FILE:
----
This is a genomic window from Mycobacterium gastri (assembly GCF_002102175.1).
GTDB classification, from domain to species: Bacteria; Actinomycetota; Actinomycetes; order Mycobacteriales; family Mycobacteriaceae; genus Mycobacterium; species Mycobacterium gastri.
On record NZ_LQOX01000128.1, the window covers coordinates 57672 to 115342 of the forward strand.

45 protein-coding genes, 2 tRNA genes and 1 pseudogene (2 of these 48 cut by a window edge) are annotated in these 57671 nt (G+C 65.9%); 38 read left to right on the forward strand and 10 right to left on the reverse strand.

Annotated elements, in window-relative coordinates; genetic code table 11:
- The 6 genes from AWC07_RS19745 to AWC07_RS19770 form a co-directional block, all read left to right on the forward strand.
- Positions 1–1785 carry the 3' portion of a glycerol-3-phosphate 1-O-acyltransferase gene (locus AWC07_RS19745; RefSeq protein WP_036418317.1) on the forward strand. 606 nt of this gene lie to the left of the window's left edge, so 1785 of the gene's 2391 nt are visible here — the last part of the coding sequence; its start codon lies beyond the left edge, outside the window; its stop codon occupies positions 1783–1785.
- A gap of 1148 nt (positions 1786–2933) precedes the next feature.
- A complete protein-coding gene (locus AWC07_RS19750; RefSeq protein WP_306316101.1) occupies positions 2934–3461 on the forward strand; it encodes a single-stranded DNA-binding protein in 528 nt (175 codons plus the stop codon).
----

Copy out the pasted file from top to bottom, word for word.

This is a genomic window from Mycobacterium gastri (assembly GCF_002102175.1).
GTDB classification, from domain to species: Bacteria; Actinomycetota; Actinomycetes; order Mycobacteriales; family Mycobacteriaceae; genus Mycobacterium; species Mycobacterium gastri.
On record NZ_LQOX01000128.1, the window covers coordinates 57672 to 115342 of the forward strand.

45 protein-coding genes, 2 tRNA genes and 1 pseudogene (2 of these 48 cut by a window edge) are annotated in these 57671 nt (G+C 65.9%); 38 read left to right on the forward strand and 10 right to left on the reverse strand.

Annotated elements, in window-relative coordinates; genetic code table 11:
- The 6 genes from AWC07_RS19745 to AWC07_RS19770 form a co-directional block, all read left to right on the forward strand.
- Positions 1–1785 carry the 3' portion of a glycerol-3-phosphate 1-O-acyltransferase gene (locus AWC07_RS19745; RefSeq protein WP_036418317.1) on the forward strand. 606 nt of this gene lie to the left of the window's left edge, so 1785 of the gene's 2391 nt are visible here — the last part of the coding sequence; its start codon lies beyond the left edge, outside the window; its stop codon occupies positions 1783–1785.
- A gap of 1148 nt (positions 1786–2933) precedes the next feature.
- A complete protein-coding gene (locus AWC07_RS19750; RefSeq protein WP_306316101.1) occupies positions 2934–3461 on the forward strand; it encodes a single-stranded DNA-binding protein in 528 nt (175 codons plus the stop codon).